SIGN meeting 2001, 29-31 August, New Delhi, India
The Safe Injection Global Network (SIGN) met for the third time on 29-31 August 2001 in New Delhi, India, to review progress and identify how the network participants could best facilitate safe and appropriate use of injections worldwide.
Organization of the meeting
The Ministry of Health of India and the Director of the WHO regional office for South East Asia jointly opened the meeting. Three days of work allowed 120 participants to share their experiences. The WHO South East Asia region was particularly well represented as unsafe injections spread bloodborne pathogens on a large scale in this area of the world. The first day was specially dedicated to injection and waste management technologies. The remaining two days were dedicated to broader public health issues, including national policy and plans for the safe and appropriate use of injections, quality and safety of injection equipment, access to injection equipment and safe, cost-effective, rational and appropriate use of injections.
Reviewing progress in 2000-2001
Progress made since the SIGN meeting 2000 was reviewed. First, a number of countries reported having taken steps to formulate national policies for the safe and appropriate use of injections, starting with an assessment. Second, manufacturers of safer injection technologies formed an association in 2001 so that they could participate actively in the formulation of international norms and standards for Auto-Disable (AD) syringes. Third, the international public health community is developing a more holistic approach to injection safety, with progressive engagement of those working in the prevention and care of HIV infection, in family planning and in essential drugs. Fourth, the board of the Global Alliance for Vaccines and Immunization (GAVI) endorsed a new injection safety policy in June 2001. Finally, active work is ongoing to advocate for the safe and appropriate use of injections throughout the SIGN network.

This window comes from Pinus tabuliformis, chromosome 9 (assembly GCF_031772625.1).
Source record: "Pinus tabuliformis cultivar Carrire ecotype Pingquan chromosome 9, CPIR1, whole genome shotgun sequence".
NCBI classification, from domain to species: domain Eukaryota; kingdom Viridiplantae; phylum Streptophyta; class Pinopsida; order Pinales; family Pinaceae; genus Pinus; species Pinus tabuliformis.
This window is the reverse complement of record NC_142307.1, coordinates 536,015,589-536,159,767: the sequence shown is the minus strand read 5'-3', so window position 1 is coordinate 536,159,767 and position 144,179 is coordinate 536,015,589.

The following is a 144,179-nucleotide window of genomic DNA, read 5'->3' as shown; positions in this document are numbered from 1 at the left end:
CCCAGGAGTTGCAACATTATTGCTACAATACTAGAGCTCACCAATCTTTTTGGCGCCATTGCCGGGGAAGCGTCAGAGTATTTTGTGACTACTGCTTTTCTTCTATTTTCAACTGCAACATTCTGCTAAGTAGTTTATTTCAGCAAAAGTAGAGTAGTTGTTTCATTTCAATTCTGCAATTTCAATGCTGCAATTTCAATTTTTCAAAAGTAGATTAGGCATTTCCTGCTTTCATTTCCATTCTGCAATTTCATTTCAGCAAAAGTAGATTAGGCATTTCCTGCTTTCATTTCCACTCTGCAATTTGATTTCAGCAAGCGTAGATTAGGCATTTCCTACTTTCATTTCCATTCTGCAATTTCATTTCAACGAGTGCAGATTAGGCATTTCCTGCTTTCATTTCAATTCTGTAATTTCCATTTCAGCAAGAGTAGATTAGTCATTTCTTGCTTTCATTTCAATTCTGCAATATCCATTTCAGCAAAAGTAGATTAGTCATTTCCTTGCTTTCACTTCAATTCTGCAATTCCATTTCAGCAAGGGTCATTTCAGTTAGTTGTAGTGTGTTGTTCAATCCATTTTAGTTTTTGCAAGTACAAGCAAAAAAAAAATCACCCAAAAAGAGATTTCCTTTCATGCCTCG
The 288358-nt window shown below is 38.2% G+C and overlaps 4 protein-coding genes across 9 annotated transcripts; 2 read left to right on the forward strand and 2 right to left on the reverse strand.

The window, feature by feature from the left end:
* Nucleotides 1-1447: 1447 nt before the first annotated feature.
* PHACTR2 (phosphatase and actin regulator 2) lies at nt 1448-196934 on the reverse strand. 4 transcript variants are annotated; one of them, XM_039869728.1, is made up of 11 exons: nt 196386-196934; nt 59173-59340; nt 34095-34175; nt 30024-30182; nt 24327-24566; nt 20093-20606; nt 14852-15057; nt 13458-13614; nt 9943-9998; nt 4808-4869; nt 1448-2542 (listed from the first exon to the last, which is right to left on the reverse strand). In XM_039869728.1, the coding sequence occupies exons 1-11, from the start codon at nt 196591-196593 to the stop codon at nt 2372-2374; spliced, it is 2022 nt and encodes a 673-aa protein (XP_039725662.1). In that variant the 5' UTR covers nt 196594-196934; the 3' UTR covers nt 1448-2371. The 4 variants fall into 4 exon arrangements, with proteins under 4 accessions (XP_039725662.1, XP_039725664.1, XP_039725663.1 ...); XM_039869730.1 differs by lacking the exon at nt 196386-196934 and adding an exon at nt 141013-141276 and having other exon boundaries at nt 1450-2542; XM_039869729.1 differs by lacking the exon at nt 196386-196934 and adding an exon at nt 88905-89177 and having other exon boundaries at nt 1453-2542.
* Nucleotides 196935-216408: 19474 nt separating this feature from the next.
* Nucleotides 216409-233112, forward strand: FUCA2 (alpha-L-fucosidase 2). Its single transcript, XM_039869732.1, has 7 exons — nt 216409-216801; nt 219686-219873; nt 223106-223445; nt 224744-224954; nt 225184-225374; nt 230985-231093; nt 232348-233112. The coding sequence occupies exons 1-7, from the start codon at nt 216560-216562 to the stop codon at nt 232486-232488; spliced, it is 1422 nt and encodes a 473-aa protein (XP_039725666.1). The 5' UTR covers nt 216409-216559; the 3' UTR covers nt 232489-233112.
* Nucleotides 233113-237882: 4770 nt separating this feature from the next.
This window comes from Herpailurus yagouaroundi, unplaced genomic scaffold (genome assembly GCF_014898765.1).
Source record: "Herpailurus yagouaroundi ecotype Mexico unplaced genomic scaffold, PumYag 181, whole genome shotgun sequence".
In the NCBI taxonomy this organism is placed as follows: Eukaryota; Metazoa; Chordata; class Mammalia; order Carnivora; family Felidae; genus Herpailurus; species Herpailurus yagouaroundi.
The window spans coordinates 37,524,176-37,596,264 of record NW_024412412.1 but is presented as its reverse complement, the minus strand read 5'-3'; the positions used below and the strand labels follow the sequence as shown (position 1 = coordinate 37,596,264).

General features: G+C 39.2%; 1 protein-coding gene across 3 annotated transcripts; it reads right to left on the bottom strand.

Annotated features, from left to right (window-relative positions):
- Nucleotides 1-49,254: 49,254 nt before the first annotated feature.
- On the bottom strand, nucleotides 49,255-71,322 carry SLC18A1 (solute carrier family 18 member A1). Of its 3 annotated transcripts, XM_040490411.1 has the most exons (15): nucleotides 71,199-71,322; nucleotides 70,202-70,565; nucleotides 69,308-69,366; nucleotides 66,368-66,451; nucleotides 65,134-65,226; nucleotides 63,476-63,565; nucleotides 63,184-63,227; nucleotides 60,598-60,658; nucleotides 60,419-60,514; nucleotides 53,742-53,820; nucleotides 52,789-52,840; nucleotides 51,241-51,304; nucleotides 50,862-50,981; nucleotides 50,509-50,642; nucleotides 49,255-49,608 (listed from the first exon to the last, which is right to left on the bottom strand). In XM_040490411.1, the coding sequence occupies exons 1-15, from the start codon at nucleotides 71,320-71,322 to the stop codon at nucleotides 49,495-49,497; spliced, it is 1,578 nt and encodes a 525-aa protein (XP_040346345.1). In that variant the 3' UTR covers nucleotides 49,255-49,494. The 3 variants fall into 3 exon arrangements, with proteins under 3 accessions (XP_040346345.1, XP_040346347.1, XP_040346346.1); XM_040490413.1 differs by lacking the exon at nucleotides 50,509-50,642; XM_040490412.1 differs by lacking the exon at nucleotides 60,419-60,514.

Proceedings of the meeting
Safer injection technologies were presented, including needle-free injection devices and AD syringes. Discussion regarding efficient health-care waste management strategies emphasized the need for policy frameworks to implement (1) streamlined strategies organized from waste production to waste disposal, (2) training at all levels and (3) the choice of options that include incineration and non-incineration alternatives. A number of countries reported injection safety plans that used across-the-board approaches to include preventive and curative health-care services. Mechanisms to ensure the quality and safety of injection equipment through international norms and standards enforced by national regulatory authorities were presented. Strategies to increase access to injection equipment were discussed, with a specific reference to the use of the essential drug system to bring safe syringes and needles into each health-care facility. Finally, the SIGN toolbox for safe and appropriate use of injections was launched.
The SIGN participants agreed on a list of action points and indicators to monitor progress in collaborative work. Overall, the network participants stated that the coalition made the total more than the sum of its parts and pledged to mobilize resources to achieve safe and appropriate use of injections worldwide.